The Monument is in the memory of Lidice, a village in Czechoslovakia and is listed in the Wisconsin Register of Historical Places. The village of Lidice was razed to the ground and the landscape altered (rivers diverted) to remove its very existence by the Nazi Gestapo. It is recorded that 173 men perished to avenge the murder of the sadistic "protector" of occupied Czechoslovakia. The Gestapo dragged the inhabitants of Lidice from their homes, shot all men over 16 and condemned women to a living death in concentration camps while their children were sent away to become "Germanized." Although the entire world reacted to the WWII atrocity, only two such memorials exist in the United States. The monument was completed and dedicated in 1944. After repairing the monument from the 1977 "downburst" the monument was rededicated in June 1984. Located in Phillips on Fifield Street, one block off of Hwy 13. (Behind Timber Inn Motel). For more information on Lidice. Every year the Phillips community remembers those who have suffered so much at a special ecumenical service. See home page for date, time, and location for this years service.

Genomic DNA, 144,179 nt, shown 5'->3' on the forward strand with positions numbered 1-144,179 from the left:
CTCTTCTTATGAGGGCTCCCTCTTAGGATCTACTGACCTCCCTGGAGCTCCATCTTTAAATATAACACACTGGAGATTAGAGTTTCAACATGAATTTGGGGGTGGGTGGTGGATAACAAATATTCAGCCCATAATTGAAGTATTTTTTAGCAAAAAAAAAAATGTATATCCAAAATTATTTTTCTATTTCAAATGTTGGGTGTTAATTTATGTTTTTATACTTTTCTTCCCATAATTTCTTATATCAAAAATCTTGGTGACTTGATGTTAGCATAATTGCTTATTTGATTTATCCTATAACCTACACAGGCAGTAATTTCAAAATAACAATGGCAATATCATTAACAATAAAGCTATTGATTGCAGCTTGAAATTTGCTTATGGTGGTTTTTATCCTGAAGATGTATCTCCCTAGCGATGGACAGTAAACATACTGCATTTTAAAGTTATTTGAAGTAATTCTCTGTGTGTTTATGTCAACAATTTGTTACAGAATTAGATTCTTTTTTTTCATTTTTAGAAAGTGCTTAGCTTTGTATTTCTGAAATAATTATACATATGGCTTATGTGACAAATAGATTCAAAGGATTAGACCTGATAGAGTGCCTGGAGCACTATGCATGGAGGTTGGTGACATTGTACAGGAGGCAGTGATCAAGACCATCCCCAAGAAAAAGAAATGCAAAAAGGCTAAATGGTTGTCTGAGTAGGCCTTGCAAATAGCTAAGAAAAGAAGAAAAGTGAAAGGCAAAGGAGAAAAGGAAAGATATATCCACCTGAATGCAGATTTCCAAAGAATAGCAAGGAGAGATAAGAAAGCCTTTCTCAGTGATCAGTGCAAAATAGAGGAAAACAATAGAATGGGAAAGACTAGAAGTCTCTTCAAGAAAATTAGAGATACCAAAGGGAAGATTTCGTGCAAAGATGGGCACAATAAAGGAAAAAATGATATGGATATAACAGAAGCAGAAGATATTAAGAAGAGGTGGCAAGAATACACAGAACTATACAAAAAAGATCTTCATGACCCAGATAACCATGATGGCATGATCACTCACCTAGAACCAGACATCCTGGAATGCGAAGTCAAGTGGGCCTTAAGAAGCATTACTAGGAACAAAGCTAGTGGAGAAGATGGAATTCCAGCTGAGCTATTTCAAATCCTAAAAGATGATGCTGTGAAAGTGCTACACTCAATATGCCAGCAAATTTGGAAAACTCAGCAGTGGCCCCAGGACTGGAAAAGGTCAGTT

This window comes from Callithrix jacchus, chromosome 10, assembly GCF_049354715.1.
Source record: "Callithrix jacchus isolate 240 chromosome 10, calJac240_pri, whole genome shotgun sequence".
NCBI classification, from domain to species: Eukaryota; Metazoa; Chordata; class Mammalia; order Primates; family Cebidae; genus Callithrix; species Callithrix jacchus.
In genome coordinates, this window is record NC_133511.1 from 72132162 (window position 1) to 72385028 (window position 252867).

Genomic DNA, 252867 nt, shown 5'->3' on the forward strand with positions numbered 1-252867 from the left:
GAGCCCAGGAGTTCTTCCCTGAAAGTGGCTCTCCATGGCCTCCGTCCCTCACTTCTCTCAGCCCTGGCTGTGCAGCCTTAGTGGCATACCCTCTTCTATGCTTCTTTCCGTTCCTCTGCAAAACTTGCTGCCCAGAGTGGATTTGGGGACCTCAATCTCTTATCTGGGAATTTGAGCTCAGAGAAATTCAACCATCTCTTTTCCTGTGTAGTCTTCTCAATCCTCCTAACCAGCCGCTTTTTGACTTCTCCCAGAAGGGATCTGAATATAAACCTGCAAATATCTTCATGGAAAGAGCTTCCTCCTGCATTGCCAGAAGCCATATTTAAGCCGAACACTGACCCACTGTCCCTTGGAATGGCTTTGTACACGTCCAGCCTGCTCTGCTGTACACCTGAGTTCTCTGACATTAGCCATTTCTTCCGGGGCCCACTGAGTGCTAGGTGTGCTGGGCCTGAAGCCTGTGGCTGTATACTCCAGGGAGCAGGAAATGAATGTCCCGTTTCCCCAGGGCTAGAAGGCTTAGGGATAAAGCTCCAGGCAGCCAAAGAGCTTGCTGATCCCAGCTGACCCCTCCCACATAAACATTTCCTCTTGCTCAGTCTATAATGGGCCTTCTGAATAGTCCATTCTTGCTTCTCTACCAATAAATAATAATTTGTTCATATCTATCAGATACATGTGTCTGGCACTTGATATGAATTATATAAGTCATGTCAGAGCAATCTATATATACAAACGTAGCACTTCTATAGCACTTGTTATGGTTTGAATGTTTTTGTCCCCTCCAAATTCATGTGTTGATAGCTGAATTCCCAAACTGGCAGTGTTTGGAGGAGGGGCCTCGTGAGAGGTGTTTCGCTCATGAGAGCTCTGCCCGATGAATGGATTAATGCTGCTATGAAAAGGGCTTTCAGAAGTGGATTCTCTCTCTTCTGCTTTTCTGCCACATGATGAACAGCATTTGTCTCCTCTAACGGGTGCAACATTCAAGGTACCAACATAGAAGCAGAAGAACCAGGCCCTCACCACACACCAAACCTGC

LIDICE MONUMENT VAULT
The Phillips Lidice Monument was built to memorialize the Village of Lidice, Czechoslovakia, and its people. The village was destroyed by Nazi SS on June 9-10, 1942. On June 10 all of the men 16 and over were shot and killed. The women were separated from their children and sent to concentration camps. Eighty-eight of the children were taken to Chelm, Poland, to another camp, and most were gassed. Some Aryan featured children were sent to German homes to be “Germanized”. Accounts report that 17-18 were found and returned to relatives after the war by Czechoslovak government officials. Joseph Ondracek was one of three on this special assignment. This small vault was placed in a recessed concrete-lined crypt at the base of the monument located in what became known as Sokol Park during the dedication in June, 1944. The vault contained soil from the Village of Lidice and a list of names of those who contributed money and manpower to build the local monument.
In the summer of 1983 the vault was found exposed by some children as they played in the park. It was taken to Ron Herman, who lived close by, and he turned it over to the Phillips City Police. At that time, the vault became of interest to members of the Common Council of the City of Phillips. Damage to the monument had been sustained in a 1977 wind storm and repairs had just been completed. By council action, a rededication of the monument was planned for the first weekend of July, 1984. From that, the Phillips Czechoslovakian Community Festival was born and is held each third full weekend of June, in Phillips.